The next day, I met Rémi Krug, president of Krug, at Les Crayères, a massive château that's home to one of Reims' most famous hotel restaurants. I had booked a room in the hotel as well but, even if I hadn't, I would have dined there anyway—the restaurant's reputation is just that good.
As I walked into the opulent dining room to meet Krug, I started to understand why this restaurant is so well-known. The windows were draped with heavy curtains, and the walls were hung with gold-framed portraits. This was old-fashioned elegance at its best.
Krug's family has been making Champagne for five generations. As we feasted on truffle salad and grilled lobster, we drank some of his family's famous wine. I sipped it slowly, noticing the peach and apricot flavors and the touches of hazelnut, honey and candied fruit. Thrilled with my new palate, I asked Krug why he thinks Champagne has become synonymous with romance.
"With a great Champagne, all the senses are satisfied," he replied. "You can look at it, smell it, touch it and, when the bubbles tickle your mouth, you can even hear it. It transports you from life into a world of beauty. Over lunch, Krug explained that the flavors of a Champagne with good structure and the right balance of sugar, acidity and fruit will last longer in your mouth than you might expect. I took a sip, and began to count the seconds that the taste stayed on my tongue and palate. Five seconds passed, and I could still savor the sweetness. Ten seconds passed, and the pop of the bubbles lingered. Even as you swallow," Krug said, "the enchantment continues, and every sip is a thrill. It's theater."
Later, when I saw my room at Les Crayères—the Princess Victoria suite—I was totally seduced by the magic of the hotel. As I looked up at the high ceilings, which were set with elaborate inlays, I felt small, but absolutely regal. There were an enormous canopy bed, a giant marble fireplace and an imposing baroque armoire—I was enveloped in French baroque style. I could even see Reims' spectacular cathedral from my window. Sighing happily, I realized that I had never felt so much like a princess.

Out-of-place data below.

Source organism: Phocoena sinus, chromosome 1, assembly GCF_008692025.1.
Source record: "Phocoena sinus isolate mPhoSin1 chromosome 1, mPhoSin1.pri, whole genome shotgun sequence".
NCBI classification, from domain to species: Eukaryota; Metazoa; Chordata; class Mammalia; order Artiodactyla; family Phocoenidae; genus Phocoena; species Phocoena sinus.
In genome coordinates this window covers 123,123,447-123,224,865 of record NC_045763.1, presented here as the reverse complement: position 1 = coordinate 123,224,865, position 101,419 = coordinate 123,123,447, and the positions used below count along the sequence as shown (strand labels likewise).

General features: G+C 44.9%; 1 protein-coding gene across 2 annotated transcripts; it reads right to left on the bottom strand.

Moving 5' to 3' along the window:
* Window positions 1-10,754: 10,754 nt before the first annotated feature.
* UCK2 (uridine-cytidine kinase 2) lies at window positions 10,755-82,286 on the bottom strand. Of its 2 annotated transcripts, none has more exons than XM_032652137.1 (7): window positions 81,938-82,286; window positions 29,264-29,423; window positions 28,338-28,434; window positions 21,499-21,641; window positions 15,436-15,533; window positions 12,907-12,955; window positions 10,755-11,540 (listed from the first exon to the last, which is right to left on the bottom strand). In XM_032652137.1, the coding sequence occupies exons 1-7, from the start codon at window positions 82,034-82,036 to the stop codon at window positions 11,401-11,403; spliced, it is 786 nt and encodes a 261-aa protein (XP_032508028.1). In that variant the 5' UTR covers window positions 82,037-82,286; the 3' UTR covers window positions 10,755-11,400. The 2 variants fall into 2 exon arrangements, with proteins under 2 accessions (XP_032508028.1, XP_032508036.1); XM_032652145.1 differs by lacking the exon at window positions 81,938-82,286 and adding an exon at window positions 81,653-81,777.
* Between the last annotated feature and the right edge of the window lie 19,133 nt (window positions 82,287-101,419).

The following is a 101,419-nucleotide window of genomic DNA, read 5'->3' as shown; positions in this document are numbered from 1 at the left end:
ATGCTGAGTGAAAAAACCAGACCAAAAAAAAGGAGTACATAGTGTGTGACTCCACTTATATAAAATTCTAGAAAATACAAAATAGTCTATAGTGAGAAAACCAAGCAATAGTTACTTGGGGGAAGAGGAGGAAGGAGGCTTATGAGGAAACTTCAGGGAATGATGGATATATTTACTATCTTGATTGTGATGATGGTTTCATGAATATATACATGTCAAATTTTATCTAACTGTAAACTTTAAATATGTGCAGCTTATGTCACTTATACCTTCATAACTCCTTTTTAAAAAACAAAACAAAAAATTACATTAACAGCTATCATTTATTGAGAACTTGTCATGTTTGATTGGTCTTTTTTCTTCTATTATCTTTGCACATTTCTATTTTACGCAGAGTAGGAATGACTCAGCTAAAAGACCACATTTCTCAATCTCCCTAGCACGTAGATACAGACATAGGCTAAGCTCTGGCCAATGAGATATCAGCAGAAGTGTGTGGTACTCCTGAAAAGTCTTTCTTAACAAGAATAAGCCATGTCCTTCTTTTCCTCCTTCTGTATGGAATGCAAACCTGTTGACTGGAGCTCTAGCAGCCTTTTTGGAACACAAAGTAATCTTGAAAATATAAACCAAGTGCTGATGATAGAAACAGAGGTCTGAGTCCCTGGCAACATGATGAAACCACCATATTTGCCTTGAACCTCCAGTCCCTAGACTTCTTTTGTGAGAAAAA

On my final day in the Champagne region, I visited Aÿ, a tiny town (population: 4,300) with some of the best vineyards in the province. There, I walked through the village, past Champagne houses and boutiques in stone buildings. I passed a bakery, a butcher and a crêperie. Shoppers greeted friends and neighbors as they passed, and it seemed like everyone knew each other. As five o'clock approached, the streets emptied as people headed toward home to prepare the evening meal.
I had reserved a room for the night at the Hôtel Castel Jeanson, just a couple of blocks from the shops, on the edge of the grape fields. It had sounded like just the kind of place I was looking for, with caves near the property and vineyards all around. When I walked through the front door of the art nouveau building, I stopped and stared in awe at the stained-glass windows and high ceilings. After I checked in, the owners showed me to my chamber. I dropped off my bags next to an enormous armoire in the French-country- style room, and paused to admire the floor-to-ceiling windows.
I then decided to explore the surrounding vineyards. I hiked up a hill for a view of the valley, catching my breath as I reached the top. I breathed in the fresh air, and admired the rows of vines that snaked around the hillsides, painting stripes on the landscape. The town below was quiet now; most people had returned home for dinner. As the sun set behind Aÿ's church steeple, I looked forward to my own, Champagne-filled, dinner, and remembered what I'd learned on my first day in the region.
"You don't need a special moment to drink Champagne," Panaïotis had told me. "Drinking Champagne makes the moment special."
After several wonderful days in Champagne, I headed back to Paris, where I would catch a direct flight back to New York. For these, my last nights in France, I checked into the Plaza Paris Vendôme, a stylish boutique hotel located just a short walk from the Louvre. I listened to the car horns and sirens on the street and, suddenly, I felt overwhelmed by the city after my time in the quiet French countryside. Fortunately, right off the hotel's foyer was a library-style lounge with a cozy black fireplace. I sat down on one of the overstuffed brown couches and warmed up before heading back out for an afternoon of shopping.
That night, I dined at the Plaza Athénée hotel's famed Alain Ducasse restaurant, an opulent homage to all that is dramatic about Paris. A gigantic baroque-style chandelier adorned with Swarovski crystals hung from the gold-leaf ceiling, and it was clear that no detail had been overlooked, from the shiny silver-and-marble cheese cart to the handy tray that slid out from the side of my chair to hold my purse.
The sommelier brought me a glass of rosé Champagne, and I watched the bubbles dance in the glass, thinking of all the people who had made this moment possible. It all started with some soil, a few vines and a whole lot of passion. I hadn't even taken a sip, and yet I was already drunk with happiness.